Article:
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Protecting a 401(k) in divorce

On Behalf of | Nov 10, 2021 | Family Law |

Like many other states, Michigan adheres to the equitable distribution method to divide martial property in a divorce. As such, the court will not necessarily divide a couple’s assets 50/50 but award each spouse a share of marital assets that is fair to both parties. One aspect that can receive a 50/50 split, however, is a 401(k) retirement account. Since many couples have at least one 401(k), the account owners should understand how to protect their retirement accounts. 

Distributing 401(k) funds in divorce 

Barring a pre or postnuptial agreement that provides otherwise, the court will consider funds in a 401(k) retirement account as marital property and subject to division in divorce. If only one spouse has a 401(k), the other spouse can typically expect to receive half of the funds as part of the property division process. If both spouses have their own 401(k) accounts, and the amounts are more-or-less equal, the court may simply allow each party to keep his or her account.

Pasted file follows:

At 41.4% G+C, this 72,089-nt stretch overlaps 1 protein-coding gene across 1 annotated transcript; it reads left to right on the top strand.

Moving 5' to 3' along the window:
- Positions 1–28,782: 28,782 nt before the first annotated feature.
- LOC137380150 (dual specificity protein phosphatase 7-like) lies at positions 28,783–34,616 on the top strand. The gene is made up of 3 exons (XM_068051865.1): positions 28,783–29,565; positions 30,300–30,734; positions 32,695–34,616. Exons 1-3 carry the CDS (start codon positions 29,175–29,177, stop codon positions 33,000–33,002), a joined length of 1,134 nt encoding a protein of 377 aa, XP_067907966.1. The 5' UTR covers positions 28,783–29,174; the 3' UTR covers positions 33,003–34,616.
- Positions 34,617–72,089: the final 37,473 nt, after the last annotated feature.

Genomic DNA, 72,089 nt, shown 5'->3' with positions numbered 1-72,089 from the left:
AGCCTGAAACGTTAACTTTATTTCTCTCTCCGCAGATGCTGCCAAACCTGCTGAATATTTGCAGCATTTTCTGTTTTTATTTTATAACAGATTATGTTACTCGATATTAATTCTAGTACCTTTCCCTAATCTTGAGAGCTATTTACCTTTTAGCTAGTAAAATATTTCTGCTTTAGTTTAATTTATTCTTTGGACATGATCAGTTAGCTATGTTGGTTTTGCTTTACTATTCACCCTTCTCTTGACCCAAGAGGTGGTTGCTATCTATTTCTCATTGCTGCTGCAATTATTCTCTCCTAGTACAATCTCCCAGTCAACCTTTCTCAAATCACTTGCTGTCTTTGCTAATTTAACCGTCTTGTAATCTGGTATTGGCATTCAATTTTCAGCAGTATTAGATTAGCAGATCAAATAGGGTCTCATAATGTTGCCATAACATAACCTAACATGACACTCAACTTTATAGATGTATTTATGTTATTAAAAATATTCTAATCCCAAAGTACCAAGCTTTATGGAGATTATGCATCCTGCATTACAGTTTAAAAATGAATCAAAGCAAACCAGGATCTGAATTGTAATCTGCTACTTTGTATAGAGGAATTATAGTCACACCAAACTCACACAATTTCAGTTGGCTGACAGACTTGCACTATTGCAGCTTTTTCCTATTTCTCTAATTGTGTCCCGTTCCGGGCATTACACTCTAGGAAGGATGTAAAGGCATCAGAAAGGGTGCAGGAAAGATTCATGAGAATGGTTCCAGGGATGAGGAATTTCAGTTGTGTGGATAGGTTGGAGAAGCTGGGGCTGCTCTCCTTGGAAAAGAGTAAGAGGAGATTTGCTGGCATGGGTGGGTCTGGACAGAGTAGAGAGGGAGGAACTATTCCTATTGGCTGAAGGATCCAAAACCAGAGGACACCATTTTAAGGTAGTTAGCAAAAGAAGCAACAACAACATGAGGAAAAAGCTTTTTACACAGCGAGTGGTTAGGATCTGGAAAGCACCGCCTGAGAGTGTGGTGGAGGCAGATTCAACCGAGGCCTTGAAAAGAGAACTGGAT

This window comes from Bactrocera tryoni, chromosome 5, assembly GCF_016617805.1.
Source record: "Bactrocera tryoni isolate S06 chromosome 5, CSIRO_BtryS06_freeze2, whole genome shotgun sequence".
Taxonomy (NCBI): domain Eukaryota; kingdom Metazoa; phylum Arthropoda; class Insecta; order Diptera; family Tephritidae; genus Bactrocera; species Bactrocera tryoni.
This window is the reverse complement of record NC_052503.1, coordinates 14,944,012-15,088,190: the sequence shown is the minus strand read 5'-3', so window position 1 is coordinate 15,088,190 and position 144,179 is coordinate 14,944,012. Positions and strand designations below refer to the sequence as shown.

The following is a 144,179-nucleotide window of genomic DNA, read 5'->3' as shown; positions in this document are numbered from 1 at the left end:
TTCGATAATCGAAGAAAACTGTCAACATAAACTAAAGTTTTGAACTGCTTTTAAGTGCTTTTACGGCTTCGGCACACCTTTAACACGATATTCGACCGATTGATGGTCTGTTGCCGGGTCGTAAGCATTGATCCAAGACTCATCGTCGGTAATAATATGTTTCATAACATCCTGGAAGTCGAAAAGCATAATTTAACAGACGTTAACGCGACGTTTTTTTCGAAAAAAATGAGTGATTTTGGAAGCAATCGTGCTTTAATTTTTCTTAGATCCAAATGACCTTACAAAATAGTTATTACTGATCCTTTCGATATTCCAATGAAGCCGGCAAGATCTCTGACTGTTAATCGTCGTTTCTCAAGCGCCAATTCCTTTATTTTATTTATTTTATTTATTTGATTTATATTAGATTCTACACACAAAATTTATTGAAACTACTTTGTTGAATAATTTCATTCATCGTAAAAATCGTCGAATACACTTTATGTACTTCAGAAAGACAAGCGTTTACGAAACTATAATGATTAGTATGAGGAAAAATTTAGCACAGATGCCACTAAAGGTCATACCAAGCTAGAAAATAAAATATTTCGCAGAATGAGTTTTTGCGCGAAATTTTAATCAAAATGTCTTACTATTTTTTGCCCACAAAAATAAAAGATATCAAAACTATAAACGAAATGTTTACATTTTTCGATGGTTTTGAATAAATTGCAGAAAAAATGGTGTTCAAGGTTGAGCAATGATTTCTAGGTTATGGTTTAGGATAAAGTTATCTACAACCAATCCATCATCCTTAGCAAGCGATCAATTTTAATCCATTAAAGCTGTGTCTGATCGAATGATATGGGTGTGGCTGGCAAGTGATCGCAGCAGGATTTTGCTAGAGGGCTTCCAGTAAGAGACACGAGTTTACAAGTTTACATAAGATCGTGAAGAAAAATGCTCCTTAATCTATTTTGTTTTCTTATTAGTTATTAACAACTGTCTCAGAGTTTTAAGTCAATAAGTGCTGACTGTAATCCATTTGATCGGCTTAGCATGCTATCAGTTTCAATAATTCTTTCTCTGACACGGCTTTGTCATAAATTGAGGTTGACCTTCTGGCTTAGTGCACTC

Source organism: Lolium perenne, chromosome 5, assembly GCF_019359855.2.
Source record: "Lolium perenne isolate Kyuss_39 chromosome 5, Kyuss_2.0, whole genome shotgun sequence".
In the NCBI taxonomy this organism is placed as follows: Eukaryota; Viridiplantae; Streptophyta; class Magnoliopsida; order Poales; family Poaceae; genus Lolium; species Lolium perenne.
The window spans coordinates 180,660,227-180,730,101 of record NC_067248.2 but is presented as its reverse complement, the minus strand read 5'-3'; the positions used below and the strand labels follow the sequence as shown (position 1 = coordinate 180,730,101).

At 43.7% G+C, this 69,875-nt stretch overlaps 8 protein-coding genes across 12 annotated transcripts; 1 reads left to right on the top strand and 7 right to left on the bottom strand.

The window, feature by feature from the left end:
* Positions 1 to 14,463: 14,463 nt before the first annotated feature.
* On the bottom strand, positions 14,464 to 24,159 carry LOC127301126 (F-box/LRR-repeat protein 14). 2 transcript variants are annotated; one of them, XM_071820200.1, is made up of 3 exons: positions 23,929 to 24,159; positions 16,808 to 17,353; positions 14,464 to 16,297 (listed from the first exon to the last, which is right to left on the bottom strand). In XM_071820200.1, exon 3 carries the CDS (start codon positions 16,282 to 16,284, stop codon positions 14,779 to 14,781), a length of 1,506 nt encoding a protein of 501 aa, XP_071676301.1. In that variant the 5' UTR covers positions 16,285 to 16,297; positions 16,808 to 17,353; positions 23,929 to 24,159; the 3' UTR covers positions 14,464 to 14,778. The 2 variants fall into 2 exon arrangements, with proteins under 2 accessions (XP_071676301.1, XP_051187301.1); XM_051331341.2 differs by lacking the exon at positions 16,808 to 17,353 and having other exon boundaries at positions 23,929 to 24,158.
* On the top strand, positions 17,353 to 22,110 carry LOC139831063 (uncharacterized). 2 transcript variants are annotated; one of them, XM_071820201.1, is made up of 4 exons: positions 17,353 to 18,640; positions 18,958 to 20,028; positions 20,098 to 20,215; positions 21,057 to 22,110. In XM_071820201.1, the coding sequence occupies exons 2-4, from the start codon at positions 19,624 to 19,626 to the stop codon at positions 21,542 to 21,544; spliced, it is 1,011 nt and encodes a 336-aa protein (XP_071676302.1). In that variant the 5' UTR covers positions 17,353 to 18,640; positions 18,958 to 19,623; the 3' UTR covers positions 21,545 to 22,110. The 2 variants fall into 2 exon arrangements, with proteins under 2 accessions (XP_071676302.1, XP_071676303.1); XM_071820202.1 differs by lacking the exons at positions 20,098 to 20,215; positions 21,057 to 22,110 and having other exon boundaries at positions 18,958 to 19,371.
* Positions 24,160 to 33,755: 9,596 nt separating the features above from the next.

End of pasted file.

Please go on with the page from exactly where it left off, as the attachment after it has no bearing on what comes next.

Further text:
Furthermore, spouses can come up with their own plans involving the division of 401(k) assets through mediation or the collaborative law process and present the agreement to the court. Couples can also draft agreements in situations where one spouse has a 401(k) and the other doesn’t, whereby the non-account holder will receive some other asset or assets equal to the amount in the other spouse’s 401(k). Divorce is also one of the few times 401(k) account holder can take withdrawals from their accounts without penalty by using a Qualified Domestic Relations Order. 

Understanding one’s options 

Divorce is a complicated process in any event, with various aspects for both spouses to consider. If a couple can work together to come up with an agreement on their own, they can save a lot of time, money and stress in the long run. Whatever the case, each spouse will need to work directly with an experience family law attorney to fully understand their options. A lawyer will work protect a client’s rights and best interests and can present any agreement to the court for final approval. 


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